Windows Mobile 6 Word Mobile Looks Surprisingly Good!
I had to rush out of my office early this afternoon after completing a 6 page memorandum draft. I didn't want to use a USB thumbdrive or a take the notebook with me. So, I just emailed it to myself after saving the file to Word 97-2003 format (from Word 2007). The document does not have any unusual formatting (e.g., embedded images). But, I did use a Word 2007 theme (Header 1 is a large font in blue, etc.). So, I was quite surprised how good the document looked on my T-Mobile Dash. The edge wrapping was well done, the titles and text looked good and was easy to read on the phone's screen. I kind of wish there was an option to view it at, say, 33% size to fit more on the screen. But, the 50% size view was reasonable to use. If you haven't tried viewing a "real" Word document on your Windows Mobile 6 phone, try it out. You might be pleasantly surprised like I was.
Google Calendar for Mobile Devices
Google Calendar for Mobile DevicesGoogle Calendar for mobile devicesGoogle announced a mobile device friendly version of Google Calendar today... Calendar for Mobile Devices I gave it a quick try on my T-Mobile Dash by adding an event. The agenda view (list of events) is the only view available on a mobile device. I went to the regular PC to flesh out the information (I could type faster there). Adding the address for an event lets you use the mobile version of Google Maps from a link on the event. Microsoft Pocket Streets used to integrate with Contacts on Windows Mobile devices. But, now that it is gone, I guess that this Google feature could be handy (unless you are out of tower range :-) . You can find Google Calendar at:
Windows Mobile 6 Pocket PC
Windows Mobile 6 Excel for Pocket PCI've got Windows Mobile 6 on a Pocket PC to compare with a Smartphone (or Professional and Standard Editions if you prefer). Word Mobile and Excel Mobile have obvious advantages on the larger Pocket PC format factor with a touchscreen. But, it is amazing how much nicer some features like word completion look on a Smartphone vs. a Pocket PC. You would think the more mature (from an editing perspective) Pocket PC would have the advantage. But, that is not the case from my point of view. Despite this, though, entering information in Word Mobile or Excel Mobile on the Pocket PC is still a much better and easier experience overall. And, ack, ack, ack, when is Microsoft going to bring the good ol' calculator for the Pocket PC out of the 20th century and into this one? It looks awful and out of place compared to the rest of the Pocket PC and downright archaic compared to the small but reasonably effective UI they added for the Smartphone's WM6 calculator.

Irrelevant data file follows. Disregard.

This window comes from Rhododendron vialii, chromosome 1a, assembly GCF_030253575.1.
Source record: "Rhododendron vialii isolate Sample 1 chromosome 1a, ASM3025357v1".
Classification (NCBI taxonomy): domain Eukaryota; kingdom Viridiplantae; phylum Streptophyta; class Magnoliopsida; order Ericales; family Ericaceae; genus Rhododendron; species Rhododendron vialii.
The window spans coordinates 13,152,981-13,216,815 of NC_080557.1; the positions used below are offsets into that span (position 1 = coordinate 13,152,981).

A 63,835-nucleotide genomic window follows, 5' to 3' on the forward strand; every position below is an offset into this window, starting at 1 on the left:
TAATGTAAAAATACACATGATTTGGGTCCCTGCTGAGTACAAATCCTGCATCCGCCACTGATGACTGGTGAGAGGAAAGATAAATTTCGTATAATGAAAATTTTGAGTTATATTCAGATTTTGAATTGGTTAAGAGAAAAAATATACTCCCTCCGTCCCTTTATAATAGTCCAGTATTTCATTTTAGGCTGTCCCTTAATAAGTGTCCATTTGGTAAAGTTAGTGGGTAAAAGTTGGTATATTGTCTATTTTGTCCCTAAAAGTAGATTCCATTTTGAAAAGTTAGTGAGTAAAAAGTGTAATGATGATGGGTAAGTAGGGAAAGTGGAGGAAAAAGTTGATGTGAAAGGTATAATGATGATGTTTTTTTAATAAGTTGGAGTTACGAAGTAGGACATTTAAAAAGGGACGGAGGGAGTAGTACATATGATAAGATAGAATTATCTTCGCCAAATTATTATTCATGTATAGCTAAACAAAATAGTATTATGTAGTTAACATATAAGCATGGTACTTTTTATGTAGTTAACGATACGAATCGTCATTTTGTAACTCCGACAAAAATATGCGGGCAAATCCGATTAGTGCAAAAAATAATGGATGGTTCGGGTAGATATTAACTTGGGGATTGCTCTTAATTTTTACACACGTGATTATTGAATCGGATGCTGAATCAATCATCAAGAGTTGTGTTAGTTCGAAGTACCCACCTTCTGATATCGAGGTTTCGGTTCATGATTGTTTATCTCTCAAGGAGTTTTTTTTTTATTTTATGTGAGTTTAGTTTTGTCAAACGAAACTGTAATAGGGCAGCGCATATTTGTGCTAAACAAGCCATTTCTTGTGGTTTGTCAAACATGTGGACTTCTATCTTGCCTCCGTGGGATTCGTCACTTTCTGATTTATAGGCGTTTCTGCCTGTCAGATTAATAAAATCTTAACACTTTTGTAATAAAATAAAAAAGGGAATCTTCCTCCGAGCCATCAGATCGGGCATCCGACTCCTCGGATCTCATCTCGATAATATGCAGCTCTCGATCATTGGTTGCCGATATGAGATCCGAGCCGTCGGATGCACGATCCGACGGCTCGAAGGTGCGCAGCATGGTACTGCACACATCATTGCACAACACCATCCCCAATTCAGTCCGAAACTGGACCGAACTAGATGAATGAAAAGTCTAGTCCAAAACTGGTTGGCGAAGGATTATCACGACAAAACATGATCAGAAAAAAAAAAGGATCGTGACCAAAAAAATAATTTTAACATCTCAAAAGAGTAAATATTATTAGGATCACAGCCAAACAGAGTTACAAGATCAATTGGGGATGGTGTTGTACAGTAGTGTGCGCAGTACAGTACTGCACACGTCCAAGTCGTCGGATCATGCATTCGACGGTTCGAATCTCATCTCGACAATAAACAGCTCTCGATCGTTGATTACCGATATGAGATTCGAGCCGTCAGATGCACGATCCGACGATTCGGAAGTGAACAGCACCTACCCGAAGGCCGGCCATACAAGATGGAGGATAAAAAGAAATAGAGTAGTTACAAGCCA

Small Smartphone Excel Mobile Display Glitch
Windows Mobile 6 Excel Mobile screen glitchWindows Mobile 6 Excel Mobile for Smartphone Find Screen GlitchI found a minor display error in Excel Mobile running on a Windows Mobile 6 T-Mobile Dash (Smartphone; AKA Standard Edition). The "Look in:" selection box in the "Find" window is not completely displayed. It is still usable since I can see enough of the option to figure out what the choices are. But, it would be nice to see the whole thing. I suspect we'll see a few more of these screen form format glitches as time goes by. The variety of resolutions and screen orientations (landscape or portrait) is bound to mess up some applications on the Pocket (Classic or Professional Edition) and Smartphone (Standard Edition). Excel Mobile is probably a double whammy case since the Office Mobile components are seeing their first appearance on the Smartphone starting with Windows Mobile 6 and most people (including developers) probably think of the Smartphone as having a portrait oriented screen.